The short video shown on Iranian state-run TV was dramatic. It showed masked Iranian security men boarding what appeared to be a private jet on Tuesday morning, and arresting one of the most hunted opposition leaders in Iran, Sunni militant leader Abdulmalik Rigi.
Rigi is the leader of Jundollah, aka the People’s Resistance Movement of Iran, a Balouchi group operating in southeastern Iran along the border of Pakistan that has launched violent attacks against Iranian Revolutionary Guards convoys and other government officials. The Iranian regime calls him a “notorious terrorist” and claims he is receiving support from the United States.
According to the regime’s English-language network, Press TV, Rigi was arrested “in one of Iran’s southern ports” when his jet was forced to land while taking him from Kyrgyzstan to Dubai.
But the state-run Islamic Republic of Iran Broadcasting network said he was “caught abroad and brought to the country on Tuesday morning,” suggesting that the footage was not of Rigi’s own plane but of a government plane sent to pick him up somewhere else.
Sources close to Jundollah tell Newsmax that Rigi “made a mistake to go to Afghanistan,” where regime agents were tailing him and eventually tracked him down. Press TV alleged that he was caught “in possession of a U.S.-issued forged Afghan passport,” and had visited a “U.S. base in Afghanistan 24 hours before his capture.”
On its Web site, Jundollah claimed that the United States gave the Iranian regime intelligence on Rigi’s flight that allowed the Islamic Republic of Iran Air Force to force his plane to land while overflying Iran en route from Kyrgyzstan to Dubai.
“If it turns out there was cooperation between the United States and the Iranian regime for the arrest of Rigi, then all of the opposition is in danger,” said Roozbeh Farahanipour, the leader of Marzepor Gohar, a secular opposition group that is calling for regime change through a national nonviolent protest movement.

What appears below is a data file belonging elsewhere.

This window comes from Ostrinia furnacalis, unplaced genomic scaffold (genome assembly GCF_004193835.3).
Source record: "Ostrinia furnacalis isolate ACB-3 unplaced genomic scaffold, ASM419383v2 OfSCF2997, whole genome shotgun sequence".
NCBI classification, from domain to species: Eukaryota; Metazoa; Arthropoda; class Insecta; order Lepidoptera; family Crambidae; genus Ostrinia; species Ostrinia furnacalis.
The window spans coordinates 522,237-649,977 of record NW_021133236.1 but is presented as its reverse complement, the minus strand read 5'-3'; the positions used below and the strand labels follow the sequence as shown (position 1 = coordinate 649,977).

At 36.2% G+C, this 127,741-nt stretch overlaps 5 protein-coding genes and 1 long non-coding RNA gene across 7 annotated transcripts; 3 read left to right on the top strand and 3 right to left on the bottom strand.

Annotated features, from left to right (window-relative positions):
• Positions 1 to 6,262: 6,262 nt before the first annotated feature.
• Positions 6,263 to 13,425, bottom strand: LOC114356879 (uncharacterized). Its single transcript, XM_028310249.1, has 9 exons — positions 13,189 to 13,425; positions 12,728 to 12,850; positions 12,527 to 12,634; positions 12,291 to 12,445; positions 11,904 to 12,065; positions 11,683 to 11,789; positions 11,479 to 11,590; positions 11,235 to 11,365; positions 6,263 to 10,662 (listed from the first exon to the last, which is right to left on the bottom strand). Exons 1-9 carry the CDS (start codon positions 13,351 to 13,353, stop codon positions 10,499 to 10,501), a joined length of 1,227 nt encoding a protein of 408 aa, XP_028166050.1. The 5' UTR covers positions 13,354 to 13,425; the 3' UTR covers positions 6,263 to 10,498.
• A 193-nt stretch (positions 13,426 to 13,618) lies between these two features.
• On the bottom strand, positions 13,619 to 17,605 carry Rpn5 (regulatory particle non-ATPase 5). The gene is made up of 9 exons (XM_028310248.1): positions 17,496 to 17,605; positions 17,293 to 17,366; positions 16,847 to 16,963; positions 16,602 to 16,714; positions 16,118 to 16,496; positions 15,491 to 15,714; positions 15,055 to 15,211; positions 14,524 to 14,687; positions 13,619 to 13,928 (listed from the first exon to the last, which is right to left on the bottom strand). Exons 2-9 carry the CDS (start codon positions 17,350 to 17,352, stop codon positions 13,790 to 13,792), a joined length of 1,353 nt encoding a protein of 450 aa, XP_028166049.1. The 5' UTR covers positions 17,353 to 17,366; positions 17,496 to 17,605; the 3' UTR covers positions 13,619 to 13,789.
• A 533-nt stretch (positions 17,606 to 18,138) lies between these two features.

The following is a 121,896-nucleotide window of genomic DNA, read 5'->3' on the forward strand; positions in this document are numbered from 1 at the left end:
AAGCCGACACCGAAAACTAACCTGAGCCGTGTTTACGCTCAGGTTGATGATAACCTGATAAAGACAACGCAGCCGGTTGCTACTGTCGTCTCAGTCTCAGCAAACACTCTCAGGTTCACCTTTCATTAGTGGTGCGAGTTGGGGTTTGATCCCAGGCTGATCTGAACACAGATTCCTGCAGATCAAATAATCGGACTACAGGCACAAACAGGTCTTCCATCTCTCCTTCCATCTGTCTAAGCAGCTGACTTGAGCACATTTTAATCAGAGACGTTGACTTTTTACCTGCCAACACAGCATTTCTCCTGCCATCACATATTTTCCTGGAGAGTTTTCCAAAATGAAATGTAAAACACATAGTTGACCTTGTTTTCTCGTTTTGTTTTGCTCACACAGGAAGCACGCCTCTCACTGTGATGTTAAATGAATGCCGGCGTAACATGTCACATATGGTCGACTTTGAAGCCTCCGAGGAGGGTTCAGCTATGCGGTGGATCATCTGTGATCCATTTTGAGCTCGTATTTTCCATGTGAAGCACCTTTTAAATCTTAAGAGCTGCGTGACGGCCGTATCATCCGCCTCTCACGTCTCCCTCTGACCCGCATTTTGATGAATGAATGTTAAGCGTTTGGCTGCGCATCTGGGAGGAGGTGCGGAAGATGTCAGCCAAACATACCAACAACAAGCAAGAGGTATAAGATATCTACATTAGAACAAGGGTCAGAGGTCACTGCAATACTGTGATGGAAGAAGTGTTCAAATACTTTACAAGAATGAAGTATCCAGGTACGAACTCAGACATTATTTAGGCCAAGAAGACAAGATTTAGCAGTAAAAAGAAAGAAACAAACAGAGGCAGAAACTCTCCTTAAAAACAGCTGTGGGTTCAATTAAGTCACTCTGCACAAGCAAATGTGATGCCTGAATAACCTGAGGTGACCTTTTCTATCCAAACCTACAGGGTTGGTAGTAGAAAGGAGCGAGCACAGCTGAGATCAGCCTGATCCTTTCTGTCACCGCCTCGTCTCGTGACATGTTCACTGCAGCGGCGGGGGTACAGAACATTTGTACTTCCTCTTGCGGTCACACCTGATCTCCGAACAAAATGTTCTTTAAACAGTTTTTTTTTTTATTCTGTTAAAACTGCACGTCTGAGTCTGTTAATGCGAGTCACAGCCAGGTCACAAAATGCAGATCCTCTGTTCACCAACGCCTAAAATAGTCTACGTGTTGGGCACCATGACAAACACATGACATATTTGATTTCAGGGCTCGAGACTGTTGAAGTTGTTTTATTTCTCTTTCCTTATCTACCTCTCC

Like many Iranian opposition leaders, Farahanipour fled Iran and now lives as a political refugee in the United States. “If this is true, then I and other opposition leaders could be deported,” he told Newsmax.
Iranian intelligence minister Heydar Moslehi claimed that he had a photograph of Rigi visiting a U.S. base in Afghanistan just 24 hours before his capture, and alleged that Rigi had met with the NATO military chief in Afghanistan in April 2008.
A spokesman for U.S. Central Command called those allegations “Iranian propaganda,” and said that claims the United States had provided support to Jundollah were “patently false.”
Jundollah first came onto the scene in 2003 and has made a number of high-profile attacks on Iranian security forces in Iranian Balouchistan. Many of the attacks were extremely bloody.
The Balouchi minority in Iran is predominantly Sunni Muslim, and has endured religious, economic and political persecution from the very start of the Islamic Republic in 1979. For example, although there are close to 1 million Sunni Muslims living in Tehran, the regime has never given them a permit to build a single mosque.
Young Balouchis are not allowed to attend university and are barred from government jobs. “The only thing we ask of the Iranian government is to be treated as citizens,” Rigi told an interview on Al-Arabiya TV in October 2008. “We want to have the same rights as the Iranian Shiite people. That’s it.”
Amanollah Khan Rigi is a distant relative of the Jundollah leader who lives in the United States. He doubted that the arrest would have much impact on the movement or the grievances of young Balouchis.
“There are many other Abdulmaliks,” he told Newsmax. “This revolt will go on until the regime changes its policies. It’s not just in Balouchistan. Look how many people they have killed in Tehran. It’s going on all over Iran.”
The Jundollah Web site states that Abdulmalik Rigi had been speaking with government intermediaries in recent weeks, to negotiate some kind of truce in Balouchistan. “If you kill us with guns, we will kill you with guns,” he reportedly told them. “If you treat us as a civil group, we will put down our arms and behave as a civil group.”
“He is viewed as a hero in Balouchistan,” Amanollah Khan Rigi said of his relative.
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